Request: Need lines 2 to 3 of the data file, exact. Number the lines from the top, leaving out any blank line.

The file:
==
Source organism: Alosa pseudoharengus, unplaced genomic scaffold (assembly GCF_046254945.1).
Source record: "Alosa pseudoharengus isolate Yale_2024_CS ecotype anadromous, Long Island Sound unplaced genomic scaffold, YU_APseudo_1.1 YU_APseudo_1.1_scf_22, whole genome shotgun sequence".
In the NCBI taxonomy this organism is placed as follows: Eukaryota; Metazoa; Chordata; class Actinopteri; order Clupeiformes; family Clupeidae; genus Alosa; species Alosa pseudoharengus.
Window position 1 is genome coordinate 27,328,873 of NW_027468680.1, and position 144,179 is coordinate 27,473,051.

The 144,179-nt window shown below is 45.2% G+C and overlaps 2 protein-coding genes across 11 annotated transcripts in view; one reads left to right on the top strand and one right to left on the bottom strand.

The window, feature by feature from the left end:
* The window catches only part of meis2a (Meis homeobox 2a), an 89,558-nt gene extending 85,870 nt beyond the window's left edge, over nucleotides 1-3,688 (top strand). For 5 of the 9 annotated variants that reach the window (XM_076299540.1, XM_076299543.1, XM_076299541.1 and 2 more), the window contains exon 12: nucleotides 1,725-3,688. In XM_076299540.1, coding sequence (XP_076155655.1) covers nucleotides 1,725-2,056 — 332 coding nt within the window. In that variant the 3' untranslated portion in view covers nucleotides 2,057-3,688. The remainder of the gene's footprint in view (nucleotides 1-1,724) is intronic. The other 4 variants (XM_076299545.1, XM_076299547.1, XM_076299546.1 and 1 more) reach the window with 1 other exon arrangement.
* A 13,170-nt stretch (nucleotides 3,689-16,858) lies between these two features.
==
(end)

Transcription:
Source record: "Alosa pseudoharengus isolate Yale_2024_CS ecotype anadromous, Long Island Sound unplaced genomic scaffold, YU_APseudo_1.1 YU_APseudo_1.1_scf_22, whole genome shotgun sequence".
In the NCBI taxonomy this organism is placed as follows: Eukaryota; Metazoa; Chordata; class Actinopteri; order Clupeiformes; family Clupeidae; genus Alosa; species Alosa pseudoharengus.